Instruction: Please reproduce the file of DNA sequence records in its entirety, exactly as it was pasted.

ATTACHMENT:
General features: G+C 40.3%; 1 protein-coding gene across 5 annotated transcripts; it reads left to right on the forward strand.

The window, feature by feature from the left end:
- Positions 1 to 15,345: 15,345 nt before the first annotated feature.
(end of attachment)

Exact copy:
General features: G+C 40.3%; 1 protein-coding gene across 5 annotated transcripts; it reads left to right on the forward strand.

The window, feature by feature from the left end:
- Positions 1 to 15,345: 15,345 nt before the first annotated feature.